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Remembrance Sunday

Today’s Readings

Psalm 16, Daniel 12:1-3, Hebrews 10:11-25, Mark 13:1-8

Today as you know is Remembrance Sunday when we reflect on all those who were lost in two World Wars, and in many other conflicts since. There are today no living people who can tell firsthand the horrors of the First World War and indeed fewer and fewer who can clearly remember the Second World War, so it is only right and proper that we take time to think of all those who gave their lives in the cause of our freedom here today.

It is perhaps sad to think that we seem to have learnt so little as conflicts in so many parts of God’s world still continue. There would appear to be no end to ‘man’s inhumanity to man’ and that all too often, carried out in the name of religion.

All of today’s readings are set against the background of a disintegrating world, with hope of a better world or time to come. We hear in our passage from Daniel: “There shall be a time of anguish, such as has never occurred since nations first came into existence. But at that time your people shall be delivered, everyone who is found written in the book.”

Then in the letter to the Hebrews: “And let us consider how to provoke one another to love and good deeds, not neglecting to meet together, as is the habit of some, but encouraging one another, and all the more as you see the Day approaching.”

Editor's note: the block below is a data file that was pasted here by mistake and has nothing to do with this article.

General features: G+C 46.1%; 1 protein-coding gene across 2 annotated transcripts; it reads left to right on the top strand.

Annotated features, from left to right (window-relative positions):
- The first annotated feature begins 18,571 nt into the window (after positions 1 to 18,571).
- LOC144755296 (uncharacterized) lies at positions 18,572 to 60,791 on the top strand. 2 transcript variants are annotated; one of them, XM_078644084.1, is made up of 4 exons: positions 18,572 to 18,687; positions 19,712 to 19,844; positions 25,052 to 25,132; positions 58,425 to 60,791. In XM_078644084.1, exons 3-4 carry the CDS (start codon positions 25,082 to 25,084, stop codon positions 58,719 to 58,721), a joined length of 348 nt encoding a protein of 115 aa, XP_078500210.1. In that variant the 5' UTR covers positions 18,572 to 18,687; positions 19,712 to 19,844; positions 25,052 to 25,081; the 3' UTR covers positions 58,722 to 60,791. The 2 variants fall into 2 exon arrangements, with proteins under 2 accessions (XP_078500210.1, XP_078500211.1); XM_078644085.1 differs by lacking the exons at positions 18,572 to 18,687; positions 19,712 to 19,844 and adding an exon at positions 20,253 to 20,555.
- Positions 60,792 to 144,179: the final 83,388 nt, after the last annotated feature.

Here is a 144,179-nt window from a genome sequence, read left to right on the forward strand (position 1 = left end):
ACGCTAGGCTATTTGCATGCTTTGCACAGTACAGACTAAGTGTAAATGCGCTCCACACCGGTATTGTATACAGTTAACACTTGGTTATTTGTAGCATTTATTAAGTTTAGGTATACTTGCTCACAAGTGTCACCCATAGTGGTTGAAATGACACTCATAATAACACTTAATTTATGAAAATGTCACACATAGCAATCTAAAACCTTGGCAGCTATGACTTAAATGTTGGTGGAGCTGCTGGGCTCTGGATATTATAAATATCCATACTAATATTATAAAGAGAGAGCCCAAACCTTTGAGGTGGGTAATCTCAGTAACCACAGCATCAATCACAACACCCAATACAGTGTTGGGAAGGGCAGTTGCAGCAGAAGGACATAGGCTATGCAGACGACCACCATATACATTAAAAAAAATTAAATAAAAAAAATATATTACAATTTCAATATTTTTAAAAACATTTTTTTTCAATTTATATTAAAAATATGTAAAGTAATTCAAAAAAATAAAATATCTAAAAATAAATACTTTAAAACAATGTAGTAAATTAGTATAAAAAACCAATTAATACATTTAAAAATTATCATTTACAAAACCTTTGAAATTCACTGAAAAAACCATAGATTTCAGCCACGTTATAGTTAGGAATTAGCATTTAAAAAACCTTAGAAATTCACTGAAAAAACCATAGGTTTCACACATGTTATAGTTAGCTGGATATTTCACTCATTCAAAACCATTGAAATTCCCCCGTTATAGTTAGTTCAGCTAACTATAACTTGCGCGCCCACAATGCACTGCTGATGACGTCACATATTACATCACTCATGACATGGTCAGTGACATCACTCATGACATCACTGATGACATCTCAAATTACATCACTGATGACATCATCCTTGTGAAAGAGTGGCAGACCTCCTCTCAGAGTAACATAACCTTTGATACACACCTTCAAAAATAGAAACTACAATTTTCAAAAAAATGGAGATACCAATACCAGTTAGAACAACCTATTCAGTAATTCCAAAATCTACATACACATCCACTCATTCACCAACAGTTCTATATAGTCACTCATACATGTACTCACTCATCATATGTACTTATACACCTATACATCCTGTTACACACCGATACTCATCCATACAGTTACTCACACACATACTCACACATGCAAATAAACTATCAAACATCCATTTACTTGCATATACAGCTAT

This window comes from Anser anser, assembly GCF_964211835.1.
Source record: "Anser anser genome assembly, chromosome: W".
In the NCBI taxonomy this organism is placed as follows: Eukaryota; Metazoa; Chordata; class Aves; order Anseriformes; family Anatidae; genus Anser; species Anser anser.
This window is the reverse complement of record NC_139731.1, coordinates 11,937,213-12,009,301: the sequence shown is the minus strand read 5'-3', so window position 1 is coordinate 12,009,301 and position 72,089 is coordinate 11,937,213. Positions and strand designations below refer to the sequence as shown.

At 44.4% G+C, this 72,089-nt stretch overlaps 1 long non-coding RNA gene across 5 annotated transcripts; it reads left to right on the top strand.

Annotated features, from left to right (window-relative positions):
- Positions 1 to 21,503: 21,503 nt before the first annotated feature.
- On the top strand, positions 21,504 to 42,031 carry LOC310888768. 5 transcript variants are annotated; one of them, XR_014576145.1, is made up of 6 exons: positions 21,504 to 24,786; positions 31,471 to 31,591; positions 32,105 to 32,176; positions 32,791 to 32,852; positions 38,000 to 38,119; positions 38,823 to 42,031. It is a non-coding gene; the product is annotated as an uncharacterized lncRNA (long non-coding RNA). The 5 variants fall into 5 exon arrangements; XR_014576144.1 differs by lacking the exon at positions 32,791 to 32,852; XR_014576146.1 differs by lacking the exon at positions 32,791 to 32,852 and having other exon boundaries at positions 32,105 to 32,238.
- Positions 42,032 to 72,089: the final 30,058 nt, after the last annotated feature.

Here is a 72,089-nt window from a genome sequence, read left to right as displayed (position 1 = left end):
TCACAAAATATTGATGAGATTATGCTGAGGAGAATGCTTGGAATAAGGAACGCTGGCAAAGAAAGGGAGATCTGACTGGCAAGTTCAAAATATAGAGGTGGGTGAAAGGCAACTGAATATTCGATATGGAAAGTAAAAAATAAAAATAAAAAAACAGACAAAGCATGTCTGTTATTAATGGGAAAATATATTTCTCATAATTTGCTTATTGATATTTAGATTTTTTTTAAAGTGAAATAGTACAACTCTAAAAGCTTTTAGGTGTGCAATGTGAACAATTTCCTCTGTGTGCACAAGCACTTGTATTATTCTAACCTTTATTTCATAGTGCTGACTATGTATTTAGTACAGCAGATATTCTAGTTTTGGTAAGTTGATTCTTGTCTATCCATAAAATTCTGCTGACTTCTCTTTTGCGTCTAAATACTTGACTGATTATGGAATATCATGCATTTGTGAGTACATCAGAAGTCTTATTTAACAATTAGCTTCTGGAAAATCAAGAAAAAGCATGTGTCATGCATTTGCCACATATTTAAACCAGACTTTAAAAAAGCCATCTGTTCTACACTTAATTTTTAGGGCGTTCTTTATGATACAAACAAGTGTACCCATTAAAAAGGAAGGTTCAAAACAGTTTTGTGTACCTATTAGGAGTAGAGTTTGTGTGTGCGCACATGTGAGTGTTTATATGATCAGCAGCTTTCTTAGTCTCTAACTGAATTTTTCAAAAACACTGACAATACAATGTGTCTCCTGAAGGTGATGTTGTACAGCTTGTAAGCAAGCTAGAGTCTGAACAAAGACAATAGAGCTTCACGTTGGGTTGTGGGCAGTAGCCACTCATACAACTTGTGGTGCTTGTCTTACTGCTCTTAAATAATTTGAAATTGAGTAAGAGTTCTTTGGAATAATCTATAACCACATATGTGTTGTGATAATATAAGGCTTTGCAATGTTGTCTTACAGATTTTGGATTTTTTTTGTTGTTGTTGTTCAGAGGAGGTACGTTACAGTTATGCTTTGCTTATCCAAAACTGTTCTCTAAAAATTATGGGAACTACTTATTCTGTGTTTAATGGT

Then Jesus himself in our Gospel reading from Mark: “When you hear of wars and rumours of wars, do not be alarmed; this must take place, but the end is still to come. For nation will rise against nation, and kingdom against kingdom; there will be earthquakes in various places; there will be famine. This is but the beginning of the birth pangs.”

How many must have hoped and believed that after two World Wars we might have reached that moment when a new order, a new time of peace and a realisation that the futility of war and aggression had been made crystal clear.

Yet no, for all our good intensions, all our fine hymns, prayers and promises we have never quite been able to tread the path that Christ set out for us. “No one shows greater love than when he lays down his life for his friends.” (John 15:13) Christ lay down His life not for one but for all humanity that we might be freed from sin to love our God and to love one another. We have so sadly gone wrong again and again.

Yet we are blessed with both a loving and forgiving God and it will never be too late to return to the path that our Lord trod. Perhaps even now the world and its leaders, and the young and their voices can put us on the path to a better, cleaner, safer and more loving and caring world than the one we now inhabit; and if each of us here today do our own small part to bring about that change then just perhaps there might be a new world order a New Jerusalem. Then those millions of sacrifices in two World Wars, and many other conflicts since, may not have been in vain, and we will continue to remember their sacrifices with pride and gratitude.

Finally, a prayer scratched on the wall of a prison cell in Cologne during the Second World War:

I believe in the sun, even when it does not shine.

I believe in love, even when I cannot feel it.

I believe in God, even when He is silent.


Michael Tonkin


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